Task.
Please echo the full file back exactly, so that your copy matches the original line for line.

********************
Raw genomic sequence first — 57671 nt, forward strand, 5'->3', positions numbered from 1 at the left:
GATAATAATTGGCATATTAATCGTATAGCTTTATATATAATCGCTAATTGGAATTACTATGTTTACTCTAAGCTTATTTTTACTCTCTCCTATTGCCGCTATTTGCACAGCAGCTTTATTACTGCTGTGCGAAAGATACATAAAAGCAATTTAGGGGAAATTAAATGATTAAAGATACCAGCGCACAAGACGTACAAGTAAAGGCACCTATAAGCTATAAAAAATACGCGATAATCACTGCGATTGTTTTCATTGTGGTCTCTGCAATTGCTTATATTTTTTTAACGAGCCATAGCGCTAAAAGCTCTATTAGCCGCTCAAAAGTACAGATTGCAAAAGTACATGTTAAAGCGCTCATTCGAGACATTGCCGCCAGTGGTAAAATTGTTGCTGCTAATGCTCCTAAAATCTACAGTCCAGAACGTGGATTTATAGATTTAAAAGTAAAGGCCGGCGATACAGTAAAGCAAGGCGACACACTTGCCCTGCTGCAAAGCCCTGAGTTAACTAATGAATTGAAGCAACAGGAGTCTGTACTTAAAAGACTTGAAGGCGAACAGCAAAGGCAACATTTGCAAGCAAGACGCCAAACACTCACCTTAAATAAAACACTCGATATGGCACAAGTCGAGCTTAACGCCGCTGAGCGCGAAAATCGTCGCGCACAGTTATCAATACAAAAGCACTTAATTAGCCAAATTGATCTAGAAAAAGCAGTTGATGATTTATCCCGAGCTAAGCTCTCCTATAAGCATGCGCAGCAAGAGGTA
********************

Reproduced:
Raw genomic sequence first — 57671 nt, forward strand, 5'->3', positions numbered from 1 at the left:
GATAATAATTGGCATATTAATCGTATAGCTTTATATATAATCGCTAATTGGAATTACTATGTTTACTCTAAGCTTATTTTTACTCTCTCCTATTGCCGCTATTTGCACAGCAGCTTTATTACTGCTGTGCGAAAGATACATAAAAGCAATTTAGGGGAAATTAAATGATTAAAGATACCAGCGCACAAGACGTACAAGTAAAGGCACCTATAAGCTATAAAAAATACGCGATAATCACTGCGATTGTTTTCATTGTGGTCTCTGCAATTGCTTATATTTTTTTAACGAGCCATAGCGCTAAAAGCTCTATTAGCCGCTCAAAAGTACAGATTGCAAAAGTACATGTTAAAGCGCTCATTCGAGACATTGCCGCCAGTGGTAAAATTGTTGCTGCTAATGCTCCTAAAATCTACAGTCCAGAACGTGGATTTATAGATTTAAAAGTAAAGGCCGGCGATACAGTAAAGCAAGGCGACACACTTGCCCTGCTGCAAAGCCCTGAGTTAACTAATGAATTGAAGCAACAGGAGTCTGTACTTAAAAGACTTGAAGGCGAACAGCAAAGGCAACATTTGCAAGCAAGACGCCAAACACTCACCTTAAATAAAACACTCGATATGGCACAAGTCGAGCTTAACGCCGCTGAGCGCGAAAATCGTCGCGCACAGTTATCAATACAAAAGCACTTAATTAGCCAAATTGATCTAGAAAAAGCAGTTGATGATTTATCCCGAGCTAAGCTCTCCTATAAGCATGCGCAGCAAGAGGTA